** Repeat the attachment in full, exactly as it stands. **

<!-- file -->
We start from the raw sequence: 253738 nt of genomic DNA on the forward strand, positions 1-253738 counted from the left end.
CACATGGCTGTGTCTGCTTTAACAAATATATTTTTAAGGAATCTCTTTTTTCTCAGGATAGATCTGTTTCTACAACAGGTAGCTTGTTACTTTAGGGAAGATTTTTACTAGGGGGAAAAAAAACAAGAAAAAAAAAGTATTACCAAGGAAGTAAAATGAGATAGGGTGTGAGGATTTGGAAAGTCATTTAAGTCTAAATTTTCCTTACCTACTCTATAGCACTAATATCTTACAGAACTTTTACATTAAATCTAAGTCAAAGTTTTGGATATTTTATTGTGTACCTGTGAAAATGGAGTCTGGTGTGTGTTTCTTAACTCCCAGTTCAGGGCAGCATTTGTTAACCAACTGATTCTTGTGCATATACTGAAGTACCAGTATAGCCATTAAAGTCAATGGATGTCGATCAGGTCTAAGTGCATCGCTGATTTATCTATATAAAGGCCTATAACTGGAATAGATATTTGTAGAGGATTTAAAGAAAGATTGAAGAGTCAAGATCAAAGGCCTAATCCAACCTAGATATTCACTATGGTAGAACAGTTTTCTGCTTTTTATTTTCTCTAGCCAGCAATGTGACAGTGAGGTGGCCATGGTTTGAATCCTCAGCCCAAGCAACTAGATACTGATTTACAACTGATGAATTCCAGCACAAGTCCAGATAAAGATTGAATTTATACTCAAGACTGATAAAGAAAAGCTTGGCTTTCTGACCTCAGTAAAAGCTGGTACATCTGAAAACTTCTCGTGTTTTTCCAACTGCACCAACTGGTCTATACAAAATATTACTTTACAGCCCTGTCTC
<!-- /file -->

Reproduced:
We start from the raw sequence: 253738 nt of genomic DNA on the forward strand, positions 1-253738 counted from the left end.
CACATGGCTGTGTCTGCTTTAACAAATATATTTTTAAGGAATCTCTTTTTTCTCAGGATAGATCTGTTTCTACAACAGGTAGCTTGTTACTTTAGGGAAGATTTTTACTAGGGGGAAAAAAAACAAGAAAAAAAAAGTATTACCAAGGAAGTAAAATGAGATAGGGTGTGAGGATTTGGAAAGTCATTTAAGTCTAAATTTTCCTTACCTACTCTATAGCACTAATATCTTACAGAACTTTTACATTAAATCTAAGTCAAAGTTTTGGATATTTTATTGTGTACCTGTGAAAATGGAGTCTGGTGTGTGTTTCTTAACTCCCAGTTCAGGGCAGCATTTGTTAACCAACTGATTCTTGTGCATATACTGAAGTACCAGTATAGCCATTAAAGTCAATGGATGTCGATCAGGTCTAAGTGCATCGCTGATTTATCTATATAAAGGCCTATAACTGGAATAGATATTTGTAGAGGATTTAAAGAAAGATTGAAGAGTCAAGATCAAAGGCCTAATCCAACCTAGATATTCACTATGGTAGAACAGTTTTCTGCTTTTTATTTTCTCTAGCCAGCAATGTGACAGTGAGGTGGCCATGGTTTGAATCCTCAGCCCAAGCAACTAGATACTGATTTACAACTGATGAATTCCAGCACAAGTCCAGATAAAGATTGAATTTATACTCAAGACTGATAAAGAAAAGCTTGGCTTTCTGACCTCAGTAAAAGCTGGTACATCTGAAAACTTCTCGTGTTTTTCCAACTGCACCAACTGGTCTATACAAAATATTACTTTACAGCCCTGTCTC